This website uses cookies. By continuing to browse you are agreeing to our use of cookies. Find out more by viewing our privacy and cookie policy.

Captain Chisholm urges England U18s to front up

05 August 2013

  • England U18 skipper targets three wins on tour
  • “We must try to bully them in the forwards” – Chisholm
James Chisholm in training with England Under 18

Photo: RFU Archive

A maiden Junior World Championship has put some inexorable impetus behind age-group rugby in this country and England Under 18 captain James Chisholm is determined to capitalise on that momentum in South Africa this month.

Chisholm is yet to taste defeat at the helm of John Fletcher’s charges after leading four impressive victories last season – capped by an exceptional 27-22 defeat of France in the final of the FIRA-AER European Championships in front of a hostile Grenoble crowd of 15,000.

Even so, the articulate, assured 17 year-old No.8 is well aware that those results will count for very little in the opposite hemisphere, a notoriously tough environment to perform in.

With a clash against South Africa Schools on August 9 at City Park just outside Cape Town to start the tour before consecutive internationals against France and Wales, Chisholm stressed his side would need to be primed for an arduous start.

“Ever since FIRA finished, everyone has been working really hard with the goal of getting on this tour,” said the former Brighton College pupil. “This will be a massive test of character and in terms of rugby as well.

“As a group, we enjoy each other’s company and run ourselves well. Going away to South Africa can prove that, because our cohesion will really be under the microscope.

“South Africa will look to secure go-forward ball and be really physical like they are at all level. They will defend hard, too. Our main focus has been on meeting them up front but sticking to our own game is going to be crucial – we have to take them on in the forwards and try to bully them.

“We’re definitely going out there to win all three games in the same way we went to FIRA to make the final and win it, but we need to keep our feet on the floor.

“The toughest test is possibly the one we have first up – going down there we are nobodies. Being champions of Europe means absolutely nothing, even less so when it is a few months later in a different country.”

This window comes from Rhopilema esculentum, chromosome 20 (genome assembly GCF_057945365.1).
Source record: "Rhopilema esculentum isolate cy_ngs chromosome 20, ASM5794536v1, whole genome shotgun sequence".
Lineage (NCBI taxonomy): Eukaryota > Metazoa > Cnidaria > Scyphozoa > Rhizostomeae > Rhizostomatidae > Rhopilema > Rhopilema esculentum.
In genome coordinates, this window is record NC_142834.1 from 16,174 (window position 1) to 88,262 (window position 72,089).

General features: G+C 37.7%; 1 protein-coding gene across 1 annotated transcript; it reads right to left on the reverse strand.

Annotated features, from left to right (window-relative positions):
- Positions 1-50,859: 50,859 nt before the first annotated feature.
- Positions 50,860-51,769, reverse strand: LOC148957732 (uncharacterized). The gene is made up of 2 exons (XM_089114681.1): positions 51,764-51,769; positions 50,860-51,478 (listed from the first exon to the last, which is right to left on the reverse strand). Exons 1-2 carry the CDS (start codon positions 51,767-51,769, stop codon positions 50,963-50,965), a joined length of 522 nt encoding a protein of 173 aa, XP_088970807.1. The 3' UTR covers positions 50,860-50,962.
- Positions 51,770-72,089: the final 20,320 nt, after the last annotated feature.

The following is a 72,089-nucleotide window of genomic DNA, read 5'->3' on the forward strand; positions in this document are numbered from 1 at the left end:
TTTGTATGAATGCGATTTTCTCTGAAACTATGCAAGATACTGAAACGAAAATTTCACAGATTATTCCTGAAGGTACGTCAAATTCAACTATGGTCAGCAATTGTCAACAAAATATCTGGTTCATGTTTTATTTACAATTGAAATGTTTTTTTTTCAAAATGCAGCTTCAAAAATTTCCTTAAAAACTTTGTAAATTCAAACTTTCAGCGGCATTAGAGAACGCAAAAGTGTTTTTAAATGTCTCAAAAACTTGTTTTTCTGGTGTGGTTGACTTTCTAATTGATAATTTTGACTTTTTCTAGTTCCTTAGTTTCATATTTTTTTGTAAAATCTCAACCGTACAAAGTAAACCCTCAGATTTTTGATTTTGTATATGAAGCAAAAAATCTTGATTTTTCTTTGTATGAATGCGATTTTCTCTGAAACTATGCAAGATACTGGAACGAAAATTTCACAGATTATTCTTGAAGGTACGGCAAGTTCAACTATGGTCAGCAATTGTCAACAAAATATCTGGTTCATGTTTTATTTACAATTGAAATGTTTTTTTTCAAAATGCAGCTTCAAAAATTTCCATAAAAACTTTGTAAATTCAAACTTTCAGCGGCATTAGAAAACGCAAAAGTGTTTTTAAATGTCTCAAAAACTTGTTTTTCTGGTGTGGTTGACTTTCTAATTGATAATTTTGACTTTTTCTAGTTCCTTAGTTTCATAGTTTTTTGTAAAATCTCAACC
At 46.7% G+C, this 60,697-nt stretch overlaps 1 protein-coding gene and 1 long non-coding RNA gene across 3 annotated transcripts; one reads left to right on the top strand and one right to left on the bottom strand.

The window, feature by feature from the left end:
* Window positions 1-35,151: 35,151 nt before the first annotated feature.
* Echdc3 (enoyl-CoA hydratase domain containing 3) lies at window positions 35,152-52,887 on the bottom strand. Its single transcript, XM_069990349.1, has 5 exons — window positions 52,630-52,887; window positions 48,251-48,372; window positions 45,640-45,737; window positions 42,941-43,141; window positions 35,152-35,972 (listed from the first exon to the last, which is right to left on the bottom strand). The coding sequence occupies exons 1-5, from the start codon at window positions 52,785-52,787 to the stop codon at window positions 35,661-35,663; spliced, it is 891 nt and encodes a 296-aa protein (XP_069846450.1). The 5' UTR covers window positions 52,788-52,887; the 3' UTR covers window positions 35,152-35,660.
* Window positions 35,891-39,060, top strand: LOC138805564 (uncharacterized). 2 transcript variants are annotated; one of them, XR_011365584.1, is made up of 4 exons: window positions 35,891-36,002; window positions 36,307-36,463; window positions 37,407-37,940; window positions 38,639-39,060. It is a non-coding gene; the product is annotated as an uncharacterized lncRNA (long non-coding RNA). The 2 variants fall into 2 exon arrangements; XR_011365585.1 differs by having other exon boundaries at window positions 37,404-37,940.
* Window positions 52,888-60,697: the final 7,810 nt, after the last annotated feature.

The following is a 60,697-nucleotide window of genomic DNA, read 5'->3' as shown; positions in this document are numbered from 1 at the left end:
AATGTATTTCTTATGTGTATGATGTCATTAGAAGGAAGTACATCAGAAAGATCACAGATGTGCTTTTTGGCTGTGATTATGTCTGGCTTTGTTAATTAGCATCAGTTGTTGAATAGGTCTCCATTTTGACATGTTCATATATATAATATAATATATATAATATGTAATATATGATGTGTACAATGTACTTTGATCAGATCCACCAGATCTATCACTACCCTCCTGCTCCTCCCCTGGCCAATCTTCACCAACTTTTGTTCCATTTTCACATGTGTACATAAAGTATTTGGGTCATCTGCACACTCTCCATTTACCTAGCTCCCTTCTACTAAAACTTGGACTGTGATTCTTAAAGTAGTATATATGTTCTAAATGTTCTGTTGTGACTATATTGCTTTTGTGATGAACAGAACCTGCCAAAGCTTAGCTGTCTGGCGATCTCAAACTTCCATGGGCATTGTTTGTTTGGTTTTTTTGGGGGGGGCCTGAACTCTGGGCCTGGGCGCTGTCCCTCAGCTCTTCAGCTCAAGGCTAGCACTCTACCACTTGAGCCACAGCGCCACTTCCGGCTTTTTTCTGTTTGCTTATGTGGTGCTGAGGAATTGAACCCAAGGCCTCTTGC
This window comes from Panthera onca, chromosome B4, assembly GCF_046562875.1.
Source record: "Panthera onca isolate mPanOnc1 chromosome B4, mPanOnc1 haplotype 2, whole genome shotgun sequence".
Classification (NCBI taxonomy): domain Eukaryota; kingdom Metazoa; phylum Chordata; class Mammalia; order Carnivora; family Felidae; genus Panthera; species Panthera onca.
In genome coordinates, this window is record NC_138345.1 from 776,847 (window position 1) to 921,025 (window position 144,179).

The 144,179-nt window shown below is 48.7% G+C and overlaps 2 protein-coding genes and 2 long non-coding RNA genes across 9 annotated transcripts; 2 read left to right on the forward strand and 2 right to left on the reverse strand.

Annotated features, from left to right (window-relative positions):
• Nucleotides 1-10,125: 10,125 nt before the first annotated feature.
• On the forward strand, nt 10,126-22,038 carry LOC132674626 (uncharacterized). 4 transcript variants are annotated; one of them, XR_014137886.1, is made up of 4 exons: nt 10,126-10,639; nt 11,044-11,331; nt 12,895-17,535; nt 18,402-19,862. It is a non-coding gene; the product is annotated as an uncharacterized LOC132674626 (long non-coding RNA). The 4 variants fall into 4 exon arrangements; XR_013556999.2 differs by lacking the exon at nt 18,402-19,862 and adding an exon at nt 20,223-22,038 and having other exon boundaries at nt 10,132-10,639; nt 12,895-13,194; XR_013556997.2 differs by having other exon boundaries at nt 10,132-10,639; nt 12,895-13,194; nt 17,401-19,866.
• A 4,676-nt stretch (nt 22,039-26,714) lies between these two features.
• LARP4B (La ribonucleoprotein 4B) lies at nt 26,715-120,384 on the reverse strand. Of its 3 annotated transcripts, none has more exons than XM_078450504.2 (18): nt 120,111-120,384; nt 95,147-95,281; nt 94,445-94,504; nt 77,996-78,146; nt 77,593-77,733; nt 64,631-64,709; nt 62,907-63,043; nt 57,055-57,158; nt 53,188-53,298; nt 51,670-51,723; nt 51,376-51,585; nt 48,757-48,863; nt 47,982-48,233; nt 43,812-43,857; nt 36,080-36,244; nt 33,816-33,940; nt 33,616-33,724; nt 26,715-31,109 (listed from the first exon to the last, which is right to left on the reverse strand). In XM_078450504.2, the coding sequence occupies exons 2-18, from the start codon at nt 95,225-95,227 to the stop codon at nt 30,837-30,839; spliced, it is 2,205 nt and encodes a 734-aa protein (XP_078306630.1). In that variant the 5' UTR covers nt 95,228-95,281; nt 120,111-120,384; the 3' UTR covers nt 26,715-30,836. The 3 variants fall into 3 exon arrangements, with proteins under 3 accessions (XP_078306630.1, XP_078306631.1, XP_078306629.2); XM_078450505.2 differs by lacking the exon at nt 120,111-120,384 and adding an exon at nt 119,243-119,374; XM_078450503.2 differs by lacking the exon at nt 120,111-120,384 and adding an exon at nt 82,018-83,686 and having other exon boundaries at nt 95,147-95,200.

Jack Clifford

Photo: Getty Images    

A keen observer of events over The Channel this summer as Nick Walshe’s England Under 20s made history by securing silverware in Vannes, Chisholm is also aware of the opportunity to make significant points on an individual level next week.

Like Fletcher highlighted on announcing the 26-man travelling party, Junior World Championship winners Ross Moriarty, Danny Hobbs-Awoyemi, Callum Braley and Tom Stephenson all used last summer’s Under 18 programme as a springboard to involvement in the Under 20 set-up a year early.

And while remaining firmly focussed on the collective, Chisholm acknowledged a gilt-edged chance to catch Walshe’s eye.

“I saw a little bit of the JWC and watched the final,” he added. “I thought they’d do it against South Africa in the group stages, so I felt a bit miffed myself when they didn’t.

“It was so great to see them beat New Zealand and then go on to win the final, not even playing that well in the first half and coming back hard. It’s awesome that they’ve become the first team [from England] ever to do it – it must feel so good.

“We’re obviously playing to win as a team [in South Africa], but there’s obviously a lot of opportunity for us to show what they’re worth as individuals and push for next year, perhaps even to go to a Junior World Cup a year young.

“Some guys went to France having been on the Under 18 tour the previous year, so we can really try to emulate them. That way, you get as much experience as possible with the Under 20s.”

A member of the young Harlequins squad that won the Aviva A League in December, Chisholm signed a two-year contract with the 2012 Premiership champions this spring – following in the footsteps of fellow England age-group skipper and back-rower Jack Clifford, whom he has cannily sought out for advice on captaincy during pre-season.

Ross Chisholm

Photo: Getty Images

Another club colleague is elder brother Ross, who doubles up as a housemate alongside newly selected Saxon openside Luke Wallace. As Chisholm admits, there is a robust, well respected platform in place for him to develop under Conor O’Shea. But before that, the task of “leading by example” on Under 18 duty awaits.

“Harlequins is great because the academy and senior guys are linked very closely,” he explains thoughtfully. “I can just look to improve every game technically as well as physically.

“There is the England senior captain in Chris Robshaw, the U20s captain and a lot of boys above me that I can look to learn from. Everyone at the club has got a shared goal. We all want to win trophies – get to the top of the Premiership and retain the A League.

“Living with Luke and Ross has been brilliant – they know the ins and outs and have helped me out a lot over the past couple of weeks in pre-season. It is a really tight-knit group, for sure.

“Seeing as there are a number of world-class eights at the club, the base of the scrum is an area I’d like to improve as much as possible. Learning some tricks of the trade would be nice.

“My defence is a fundamental as well, and the first opportunity I have to put that to the test is in South Africa.”